So in 2016, sisters Raine and Kara Hopper decided to reclaim fried chicken and opened their first food truck, Sundaze. They also premiered the No Frickin’ Chicken, which is a fried seitan “chik’n” sandwich. The idea was to create a safe place for the queer community while also welcoming both vegans and meat eaters. 

Austin loved their sammies, and the sisters opened a second truck in early 2019. As Raine explained, “By this time it was clear to us that a) we were making the best vegan chicken sandwich in town from scratch, and b) vegan food is a necessity to our future and it’s far more exciting to be on the forefront of a food revolution.”

So they said goodbye to chicken and doubled down on their seitan sandwich. They currently have four vegan sandwiches on the menu. Raine’s personal fave is the Spicy Boi, which gets a kick from habanero sauce and extra flavor from a drizzle of (vegan) curry aioli. 

Raine, who is queer, asks that we show more support to queer artists, musicians, and filmmakers. And while providing visibility is good, financial support is better. 

“Buy queer art, invest in queer film, and financially support queer musicians through purchasing their music or merch,” she said. “Austin is full of amazing queer artists, and so many of us work day jobs and then bust our asses creating art. It is the designers, the songwriters, the dancers that create the culture that allows for businesses like Sundaze to even exist.”

At the moment, only one Sundaze truck is open. They are working with an investor to get the north location reopened as soon as possible—so go get a sandwich and show some support!

4304 Clawson Rd
Austin, TX 78704 

The Indian-inspired flavors from Madhu Chocolate use the same nuts and spices that co-founder Harshit Gupta enjoyed in his childhood kitchen. His mother is an inventive cook, and Harshit—a self-described mama’s boy—brought that same imagination to the world of chocolate. 

Harshit and his husband Elliott started their business from their home kitchen, selling their creations at the Mueller Farmers Market. They were surprised how well the chocolate did, and decided to explore the market further.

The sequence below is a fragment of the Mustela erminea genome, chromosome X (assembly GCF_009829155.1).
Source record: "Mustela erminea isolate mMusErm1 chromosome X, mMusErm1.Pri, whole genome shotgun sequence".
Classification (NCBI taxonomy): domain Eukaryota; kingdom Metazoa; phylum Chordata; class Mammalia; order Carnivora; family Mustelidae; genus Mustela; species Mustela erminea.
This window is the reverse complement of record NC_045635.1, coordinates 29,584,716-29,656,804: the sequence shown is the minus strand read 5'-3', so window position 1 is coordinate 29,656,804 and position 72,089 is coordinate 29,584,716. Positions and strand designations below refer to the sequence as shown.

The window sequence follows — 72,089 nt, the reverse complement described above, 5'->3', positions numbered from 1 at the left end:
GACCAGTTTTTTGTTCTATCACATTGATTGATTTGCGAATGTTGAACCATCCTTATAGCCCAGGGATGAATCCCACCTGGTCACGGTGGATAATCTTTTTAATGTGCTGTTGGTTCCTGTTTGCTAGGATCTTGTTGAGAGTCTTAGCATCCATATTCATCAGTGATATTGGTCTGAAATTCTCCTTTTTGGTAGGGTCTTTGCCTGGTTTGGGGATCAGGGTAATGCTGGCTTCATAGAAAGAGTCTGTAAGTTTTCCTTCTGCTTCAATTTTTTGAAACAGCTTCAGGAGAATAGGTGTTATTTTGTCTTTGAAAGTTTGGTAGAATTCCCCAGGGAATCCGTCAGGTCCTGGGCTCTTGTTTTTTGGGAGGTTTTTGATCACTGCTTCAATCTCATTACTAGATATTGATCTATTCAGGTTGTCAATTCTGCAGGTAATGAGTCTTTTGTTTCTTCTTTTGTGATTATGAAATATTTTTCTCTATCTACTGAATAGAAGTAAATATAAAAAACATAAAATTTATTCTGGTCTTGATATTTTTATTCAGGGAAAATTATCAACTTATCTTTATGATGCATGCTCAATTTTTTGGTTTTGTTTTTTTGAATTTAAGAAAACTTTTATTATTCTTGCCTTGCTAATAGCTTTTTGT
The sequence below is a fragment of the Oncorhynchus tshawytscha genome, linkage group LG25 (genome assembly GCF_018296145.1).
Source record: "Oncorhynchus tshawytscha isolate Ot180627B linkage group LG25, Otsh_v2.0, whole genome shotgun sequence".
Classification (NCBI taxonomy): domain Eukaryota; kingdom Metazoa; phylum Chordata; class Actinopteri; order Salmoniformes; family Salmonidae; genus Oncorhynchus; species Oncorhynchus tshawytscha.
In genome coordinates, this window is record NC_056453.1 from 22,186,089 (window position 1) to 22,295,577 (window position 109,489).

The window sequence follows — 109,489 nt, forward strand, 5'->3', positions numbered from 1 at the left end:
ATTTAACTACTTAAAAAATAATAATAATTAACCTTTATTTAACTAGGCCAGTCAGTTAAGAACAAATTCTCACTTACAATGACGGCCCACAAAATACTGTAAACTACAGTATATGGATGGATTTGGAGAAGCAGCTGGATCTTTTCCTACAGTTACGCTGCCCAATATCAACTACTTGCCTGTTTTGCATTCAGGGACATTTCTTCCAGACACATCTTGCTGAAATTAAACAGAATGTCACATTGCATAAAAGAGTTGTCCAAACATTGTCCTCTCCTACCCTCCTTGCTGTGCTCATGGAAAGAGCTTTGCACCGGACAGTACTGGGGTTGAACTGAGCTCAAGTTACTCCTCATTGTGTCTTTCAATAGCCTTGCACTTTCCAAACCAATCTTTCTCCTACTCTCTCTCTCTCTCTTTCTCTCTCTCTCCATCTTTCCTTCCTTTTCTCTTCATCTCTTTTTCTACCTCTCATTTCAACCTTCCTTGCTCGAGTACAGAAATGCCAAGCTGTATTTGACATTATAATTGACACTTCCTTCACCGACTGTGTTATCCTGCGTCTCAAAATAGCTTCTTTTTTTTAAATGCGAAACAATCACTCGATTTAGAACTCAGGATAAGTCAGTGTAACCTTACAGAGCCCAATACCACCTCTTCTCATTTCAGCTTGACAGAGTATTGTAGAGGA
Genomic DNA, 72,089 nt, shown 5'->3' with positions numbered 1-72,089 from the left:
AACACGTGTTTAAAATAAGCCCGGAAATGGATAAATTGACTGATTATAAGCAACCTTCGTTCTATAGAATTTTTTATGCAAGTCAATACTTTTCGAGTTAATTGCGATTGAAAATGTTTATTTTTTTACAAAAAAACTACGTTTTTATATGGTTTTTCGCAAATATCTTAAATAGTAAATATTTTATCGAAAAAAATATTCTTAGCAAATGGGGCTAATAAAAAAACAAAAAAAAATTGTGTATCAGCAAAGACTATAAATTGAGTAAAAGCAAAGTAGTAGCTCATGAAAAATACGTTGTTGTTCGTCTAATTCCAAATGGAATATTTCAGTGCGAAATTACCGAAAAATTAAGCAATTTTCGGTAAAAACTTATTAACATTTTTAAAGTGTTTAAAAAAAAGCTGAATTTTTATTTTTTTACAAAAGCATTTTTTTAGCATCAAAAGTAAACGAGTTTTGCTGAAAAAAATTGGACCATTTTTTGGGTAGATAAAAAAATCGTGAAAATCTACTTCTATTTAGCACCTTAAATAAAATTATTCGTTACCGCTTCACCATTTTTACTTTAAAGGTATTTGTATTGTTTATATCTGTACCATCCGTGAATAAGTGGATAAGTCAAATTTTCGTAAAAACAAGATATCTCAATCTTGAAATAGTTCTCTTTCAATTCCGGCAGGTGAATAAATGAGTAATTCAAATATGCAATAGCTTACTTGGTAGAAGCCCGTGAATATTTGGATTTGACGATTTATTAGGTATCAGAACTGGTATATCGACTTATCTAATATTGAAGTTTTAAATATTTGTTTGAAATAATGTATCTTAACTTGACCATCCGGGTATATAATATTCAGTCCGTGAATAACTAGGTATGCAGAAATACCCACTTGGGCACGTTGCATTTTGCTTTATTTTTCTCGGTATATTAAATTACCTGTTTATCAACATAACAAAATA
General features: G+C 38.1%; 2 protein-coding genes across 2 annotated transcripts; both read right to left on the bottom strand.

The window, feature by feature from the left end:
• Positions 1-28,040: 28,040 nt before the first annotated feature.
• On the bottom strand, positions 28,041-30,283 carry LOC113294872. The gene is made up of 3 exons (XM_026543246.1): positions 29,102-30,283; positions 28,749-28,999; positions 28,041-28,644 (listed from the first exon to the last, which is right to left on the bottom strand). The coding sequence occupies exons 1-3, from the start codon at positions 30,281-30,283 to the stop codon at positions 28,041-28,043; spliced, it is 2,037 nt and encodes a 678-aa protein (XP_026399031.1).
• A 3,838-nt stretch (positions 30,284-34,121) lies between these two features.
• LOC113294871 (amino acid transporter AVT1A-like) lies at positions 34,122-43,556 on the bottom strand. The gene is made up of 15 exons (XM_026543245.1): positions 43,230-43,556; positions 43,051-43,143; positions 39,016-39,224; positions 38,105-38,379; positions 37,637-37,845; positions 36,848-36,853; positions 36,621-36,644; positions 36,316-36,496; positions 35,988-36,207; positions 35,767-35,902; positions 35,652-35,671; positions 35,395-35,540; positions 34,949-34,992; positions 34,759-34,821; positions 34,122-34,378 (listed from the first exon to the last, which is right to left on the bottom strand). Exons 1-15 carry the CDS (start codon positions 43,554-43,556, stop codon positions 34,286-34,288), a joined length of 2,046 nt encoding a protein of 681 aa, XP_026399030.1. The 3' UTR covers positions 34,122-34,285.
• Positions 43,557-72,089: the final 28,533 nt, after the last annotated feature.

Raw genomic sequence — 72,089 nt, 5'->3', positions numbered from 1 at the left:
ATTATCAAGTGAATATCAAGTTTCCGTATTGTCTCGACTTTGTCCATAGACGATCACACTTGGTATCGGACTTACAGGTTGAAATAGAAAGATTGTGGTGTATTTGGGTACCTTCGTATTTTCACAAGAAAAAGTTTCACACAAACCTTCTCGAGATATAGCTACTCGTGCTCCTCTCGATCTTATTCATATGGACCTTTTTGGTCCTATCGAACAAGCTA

In 2019, they converted a 500 square foot food manufacturing space into a small chocolate factory in Georgetown. From there, they source ethically-produced cocoa beans from Colombia, and crack, winnow, grind, flavor, temper, and wrap every bar by hand. Plus, the factory operates on 100% renewable wind energy and composts everything they can. 

Madhu’s unique flavors have gone wholesale, distributed by Whole Foods and Central Market, among others. Rose Pistachio Dark, Masala Chai Dark, and Lemon Coriander are just a few of their creations. Harshit’s favorite is the Cardamom Dark. It’s a 60% cacao bar that pairs beautifully with a glass of red wine. 

The business is truly family-focused. Not only is it owned and operated by two husbands, but the name itself comes from the same source as the inspiration. Madhu is Harshit’s mother’s name, and it means “honey” or “sweet” in Hindi. As for the beautiful Indian-textile inspired wrapping, those are designed by Elliott’s sister, Alexi. 

We asked Harshit how people could show more year-round support for the queer community.  He would like to see more “safe spaces for the LGBTQIA+ community where they can self-identify themselves in a judgment free zone.” And of course, support local queer-owned businesses. He recommends Sir-Rat Leather (link NSFW), located on East Cesar Chavez. 

You can find Madhu Chocolate at local and national locations of Whole Foods, Central Market, and Royal Blue Grocery. Or you can order directly from their website.

Madhu Chocolate
Georgetown, TX


    Tags : Culture